Basic Considerations to Secure Your Retirement Plan and Prepare for Life Changes

Retirement age, like life, comes at you fast. Are you prepared?

So you want to plan and prepare for retirement - how do you start?

Most Americans plan to retire by 66 but must retire at 61. Why "must?"

Sometimes, the option to work well into the 60's is not available. Sometimes, an illness gets in the way. And on a good note, some people save enough money to retire early.

In either case, a robust retirement plan may shield you from financial insecurity and other challenges many seniors face.

We often speak with our clients about retirement accounts, plans and how a divorce may affect both. We think you will love this article and the perspective it shares. This article is not legal, tax or financial advice.

Golden years, interrupted

An advertising company coined the phrase "the golden years" in 1959 to promote a retirement community. The phrase implies life after retirement for Americans is a permanent vacation.

Reality check - retirement is not always a golden ticket to anything.

Seniors (those 65 and over) face significant financial, health, and housing challenges, such as the following:

Racial minorities feel the worst of third-age challenges. For instance, most Black and Latinx seniors survive on incomes below 200% of the Federal poverty line.

Senior Black men are twice as likely to experience unemployment as their white counterparts.

Seniors face several obstacles to retirement planning

Over 50% have zero retirement savings

Almost half of the households headed by someone 55 or over have zero retirement savings to cushion the blow of unexpected events, such as divorce or separation.

Gray divorces are on the rise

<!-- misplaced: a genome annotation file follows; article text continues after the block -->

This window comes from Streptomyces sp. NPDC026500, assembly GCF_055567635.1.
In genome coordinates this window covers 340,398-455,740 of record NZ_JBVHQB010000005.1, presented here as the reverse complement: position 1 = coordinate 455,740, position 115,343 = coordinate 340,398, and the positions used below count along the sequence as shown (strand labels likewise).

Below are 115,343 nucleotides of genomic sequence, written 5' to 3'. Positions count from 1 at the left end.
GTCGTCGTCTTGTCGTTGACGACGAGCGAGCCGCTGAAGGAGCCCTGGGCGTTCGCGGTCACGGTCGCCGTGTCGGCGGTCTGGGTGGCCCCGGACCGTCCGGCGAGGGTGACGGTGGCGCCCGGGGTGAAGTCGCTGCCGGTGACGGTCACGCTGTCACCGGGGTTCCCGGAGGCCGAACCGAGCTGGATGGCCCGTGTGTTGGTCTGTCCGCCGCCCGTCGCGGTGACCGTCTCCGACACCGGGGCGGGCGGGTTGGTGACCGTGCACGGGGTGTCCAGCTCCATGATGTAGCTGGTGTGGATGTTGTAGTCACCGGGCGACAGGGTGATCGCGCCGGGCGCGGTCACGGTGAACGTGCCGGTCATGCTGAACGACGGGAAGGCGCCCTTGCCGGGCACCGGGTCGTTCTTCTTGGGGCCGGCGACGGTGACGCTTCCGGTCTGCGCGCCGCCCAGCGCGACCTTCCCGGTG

Between 1990 and 2008 alone, gray divorces (divorces between couples aged 50 and over) more than doubled.

Divorce complicates retirement planning

Separation and divorce complicates retirement planning by factoring in spousal support, legal fees, and asset division.

And let's not forget dividing the retirement accounts it took a a large portion of life to earn.

The depression dates are high

Spouses who undergo a gray divorce report higher depression rates than widows.

As men and women enter those golden years, the last thing they need is more financial instability from which they may not be able to recover.

Divorced women suffer greatly after 63

Women that experience a gray divorce after age 63 are nine times more likely to live in poverty than their married peers.

Recent changes in the Tax Law may affect your Retirement Plan

We are not tax lawyers and this is not tax advice. However, hopefully after you read this, you may realize more than ever why it is so important to get tax advice from an experienced tax professional regarding your situation. What we write below is as of 2021.

The "Setting Every Community Up for Retirement Enhancement (SECURE) Act" became law for years beginning after December 31, 2019 and made many significant changes as to how retirement plans are created and taxed.

IRA contributions no longer have an age limit. You may make an IRA contribution at any age provided you have earned income and otherwise qualify. Taxable alimony is considered qualifying income for purposes of the IRA deduction. Many people who were divorced prior to 2019 still have taxable alimony agreements in place.

Other types of retirement plans and 401K's are available regardless of age for qualifying individuals. Be aware the State and Federal Tax Laws are not always the same—particularly in certain states such as California. And these laws can change dramatically from one year to another.